I don’t doubt that David Chase allowed us to witness Bobby’s first kill and its aftermath to illustrate the similar devastating psychological effects Tony also surely suffered after “popping his cherry”. The magnitude of the resulting inner scars can only have been incalculably increased by the fact that it was Tony’s own father, a man he looked up to, who forced him to commit this act and forever deaden a portion of his soul.

If Tony is destined for a major breakthrough with Dr. Melfi, the Test Dream may be pointing us directly to his need to recognize and confront that he has, for more than 20 years, harbored a deep resentment against Johnny Boy for forcing the psychological, spiritual and mental burdens of murder on his own son.

Of course, this outcome is also possible without reference to the Test Dream and without speculating that Tony Blundetto was referring to anything other than the hijacking incident. But exploration of the possible connection between these two pieces of information proved too alluring for me to resist. And, I bet that if you re-watched the Test Dream through the prism of the Willie Overall killing, many new, varied and interesting interpretations of some or all of the scenes would patently reveal themselves.

Re: Tell Them What Happened 20 Years Ago!

#3
Good points billymac, I sill take the "tell them what happened 20 years ago" line from the Test Dream episode to mean the hi-jacking incident that Tony Soprano was supposed to be on the night Tony B. got busted. If you remember at that time, it was weighing heavily on Tony S. mind. He talked about it in therapy with Melfi and in his last phone conversation with Tony B. he told him the truth of what really happened that night, with the fight with his mother and having the panic attack. However next time I view this episode I will look at it from the Willie Overall perspective. That is the beauty of this show, there are so many different ways to look at something.

Re: Tell Them What Happened 20 Years Ago!

#4
billymac, you raise a very tantalizing possibility, but it's one I ultimately don't subscribe to. I'm in the camp that believes the remark was strictly about the hijacking.

The main reason for this conclusion is the fact that Tony Blundetto is the one making the statement. True, he's speaking in TS' subconscious. But that suggests all the more that TB's words are a projection of TS' own guilt over the lie about the hijacking, a guilt which was portrayed in numerous ways throughout season 5 and which we know was a major preoccupation for TS for months before the dream. While there's every reason in TS' mind for TB to focus on and want to confront TS about the hijacking and the latter's lame excuse for his absence, there's no reason at all for TB to make an issue of Tony's first whacking. TB wasn't involved, and whatever TS' feelings were about the deed, there's little reason for him to confront those feelings in the form of a summons from TB. The reverse is not true.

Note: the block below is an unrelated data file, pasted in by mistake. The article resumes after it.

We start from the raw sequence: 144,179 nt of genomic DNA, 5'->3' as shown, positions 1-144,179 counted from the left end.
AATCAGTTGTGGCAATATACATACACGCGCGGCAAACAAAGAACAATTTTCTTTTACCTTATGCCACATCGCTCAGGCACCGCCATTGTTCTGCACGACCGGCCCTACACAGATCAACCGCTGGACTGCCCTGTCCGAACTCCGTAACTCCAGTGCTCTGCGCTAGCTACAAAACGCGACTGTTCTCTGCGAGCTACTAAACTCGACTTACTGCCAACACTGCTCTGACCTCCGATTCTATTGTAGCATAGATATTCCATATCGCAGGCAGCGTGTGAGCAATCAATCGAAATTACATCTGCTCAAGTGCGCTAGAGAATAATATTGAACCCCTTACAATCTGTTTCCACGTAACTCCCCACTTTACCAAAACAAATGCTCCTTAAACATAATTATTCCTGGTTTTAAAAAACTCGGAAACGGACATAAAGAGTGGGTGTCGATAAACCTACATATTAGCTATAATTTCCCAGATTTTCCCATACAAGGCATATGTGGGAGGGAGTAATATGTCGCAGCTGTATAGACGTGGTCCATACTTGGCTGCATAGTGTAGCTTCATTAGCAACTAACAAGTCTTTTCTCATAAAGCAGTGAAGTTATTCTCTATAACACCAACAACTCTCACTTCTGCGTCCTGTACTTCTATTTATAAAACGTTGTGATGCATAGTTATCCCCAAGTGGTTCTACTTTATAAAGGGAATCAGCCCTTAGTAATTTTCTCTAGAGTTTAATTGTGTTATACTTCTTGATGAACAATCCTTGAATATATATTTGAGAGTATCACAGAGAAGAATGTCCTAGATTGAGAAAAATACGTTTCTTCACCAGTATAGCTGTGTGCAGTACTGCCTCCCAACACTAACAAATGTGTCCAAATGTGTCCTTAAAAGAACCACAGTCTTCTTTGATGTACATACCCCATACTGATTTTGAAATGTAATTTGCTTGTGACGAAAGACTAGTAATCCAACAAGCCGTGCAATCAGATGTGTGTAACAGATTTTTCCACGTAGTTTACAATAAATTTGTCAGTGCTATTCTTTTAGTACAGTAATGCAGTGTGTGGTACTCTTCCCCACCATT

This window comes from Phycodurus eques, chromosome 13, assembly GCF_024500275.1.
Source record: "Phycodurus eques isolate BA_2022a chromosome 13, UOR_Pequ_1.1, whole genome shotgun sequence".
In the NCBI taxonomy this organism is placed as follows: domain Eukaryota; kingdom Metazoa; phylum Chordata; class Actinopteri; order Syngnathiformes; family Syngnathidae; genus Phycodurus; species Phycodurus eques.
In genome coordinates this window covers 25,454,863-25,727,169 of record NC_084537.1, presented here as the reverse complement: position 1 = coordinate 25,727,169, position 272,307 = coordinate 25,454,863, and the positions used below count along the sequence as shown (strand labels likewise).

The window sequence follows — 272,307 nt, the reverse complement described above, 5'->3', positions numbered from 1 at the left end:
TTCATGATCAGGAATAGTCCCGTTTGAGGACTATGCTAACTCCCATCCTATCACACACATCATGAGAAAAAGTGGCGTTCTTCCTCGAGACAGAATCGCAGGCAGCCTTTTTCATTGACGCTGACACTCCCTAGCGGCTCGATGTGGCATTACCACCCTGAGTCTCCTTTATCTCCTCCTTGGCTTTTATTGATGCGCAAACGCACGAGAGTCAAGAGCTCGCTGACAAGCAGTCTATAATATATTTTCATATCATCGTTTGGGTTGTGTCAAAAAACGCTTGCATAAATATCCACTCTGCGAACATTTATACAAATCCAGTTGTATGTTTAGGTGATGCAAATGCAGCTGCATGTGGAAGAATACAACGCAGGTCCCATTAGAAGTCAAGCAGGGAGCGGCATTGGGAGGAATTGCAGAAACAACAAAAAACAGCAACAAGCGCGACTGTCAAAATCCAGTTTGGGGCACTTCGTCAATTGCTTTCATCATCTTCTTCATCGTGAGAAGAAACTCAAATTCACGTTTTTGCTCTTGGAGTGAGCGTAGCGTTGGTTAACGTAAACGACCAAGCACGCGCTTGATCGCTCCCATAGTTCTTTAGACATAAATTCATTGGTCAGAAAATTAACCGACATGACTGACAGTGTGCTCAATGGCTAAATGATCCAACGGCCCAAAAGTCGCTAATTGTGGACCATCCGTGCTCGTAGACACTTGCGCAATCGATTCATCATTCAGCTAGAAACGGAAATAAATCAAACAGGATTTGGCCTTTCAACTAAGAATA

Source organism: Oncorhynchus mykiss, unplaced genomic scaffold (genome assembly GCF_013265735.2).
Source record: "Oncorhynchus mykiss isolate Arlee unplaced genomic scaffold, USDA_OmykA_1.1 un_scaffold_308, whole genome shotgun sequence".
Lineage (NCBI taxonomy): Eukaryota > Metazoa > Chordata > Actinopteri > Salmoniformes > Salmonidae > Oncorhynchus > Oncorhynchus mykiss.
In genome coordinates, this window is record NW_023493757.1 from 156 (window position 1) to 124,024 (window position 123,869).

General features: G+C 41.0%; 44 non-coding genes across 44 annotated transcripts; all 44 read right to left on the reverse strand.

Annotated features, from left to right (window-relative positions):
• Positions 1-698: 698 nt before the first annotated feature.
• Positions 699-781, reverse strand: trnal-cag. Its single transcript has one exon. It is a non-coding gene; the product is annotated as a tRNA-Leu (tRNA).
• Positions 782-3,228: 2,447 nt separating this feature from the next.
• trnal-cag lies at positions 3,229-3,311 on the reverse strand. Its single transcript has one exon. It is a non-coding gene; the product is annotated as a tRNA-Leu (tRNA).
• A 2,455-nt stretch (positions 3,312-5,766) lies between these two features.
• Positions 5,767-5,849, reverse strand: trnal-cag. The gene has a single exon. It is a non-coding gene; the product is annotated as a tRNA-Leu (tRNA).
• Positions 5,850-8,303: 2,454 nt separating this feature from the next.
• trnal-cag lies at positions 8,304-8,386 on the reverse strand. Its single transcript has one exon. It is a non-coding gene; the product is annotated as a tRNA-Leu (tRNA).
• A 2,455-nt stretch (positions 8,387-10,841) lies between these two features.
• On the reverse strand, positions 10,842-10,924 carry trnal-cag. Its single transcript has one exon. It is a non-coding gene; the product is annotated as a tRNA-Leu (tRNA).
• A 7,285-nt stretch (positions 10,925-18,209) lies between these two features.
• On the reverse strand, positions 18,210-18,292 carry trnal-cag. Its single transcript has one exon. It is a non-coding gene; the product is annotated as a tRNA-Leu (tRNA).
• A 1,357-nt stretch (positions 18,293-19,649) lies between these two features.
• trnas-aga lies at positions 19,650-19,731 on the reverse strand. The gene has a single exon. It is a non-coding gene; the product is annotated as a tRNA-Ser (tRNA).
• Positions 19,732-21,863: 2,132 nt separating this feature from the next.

As for the timeline, I actually don't think that's an issue with your scenario since we can conclude that the hijacking took place only a little over three months after the whacking of the bookie.

Timeline questions arose during season 5 since TB was released with the "class of 2004" and since it's IMPLIED that the hijacking took place in 1986. In fact I think TS told Melfi that TB got "pinched hijacking a truckload of betamaxes and they hooked him up on a RICO in '86" or similar words. There is room to interpret from those words that the RICO conviction was not obtained until 1986 while the hijacking itself took place significantly earlier, which I'm sure you'd agree is not atypical of the way such a prosecution might evolve in the glacial pacing of even our criminal justice system. If he'd already served 2 years by 1986 either on the hijacking charge or some other charge related to the RICO, there could have been a time already served credit that would have resulted in his release on the RICO in 2004 despite the fact that it was only 18 years since his RICO conviction.

The most significant timeline clue in all this, IMO, is that the hijacking took place when Meadow was 3 months old, as Tony used the fact that Carmela was overwhelmed as a new mother of a 3-month old infant to defend her lateness to Livia, who was making infant "booties", the night of the hijacking. We heard that the bookie, Willie, was killed Labor Day of 1982, one week before Meadow was born. That would place the hijacking 3 months and one week after the whacking, or early December of 1982.

We could quibble with this because Tony's birthday has been established as August 22, 1959 (not coincidentally, I think, David Chase's birthday is also August 22nd), making him having just turned 23 when the hijacking occurred, yet he seemed unhesitatingly sure in Remember When that he was "22" when he took someone's life for the first time. But those are the kind of small inconsistencies that I've learned to overlook as I don't think 100% timeline agreement has ever been a big priority with Chase and company.

Anyway, an interesting possibility you raised that certainly helps make clear that 1982 was perhaps the most important year in Tony's life. A lot happened.
Tony, his spirits crushed after b-lining to the fridge first thing in the morning: "Who ate the last piece of cake?"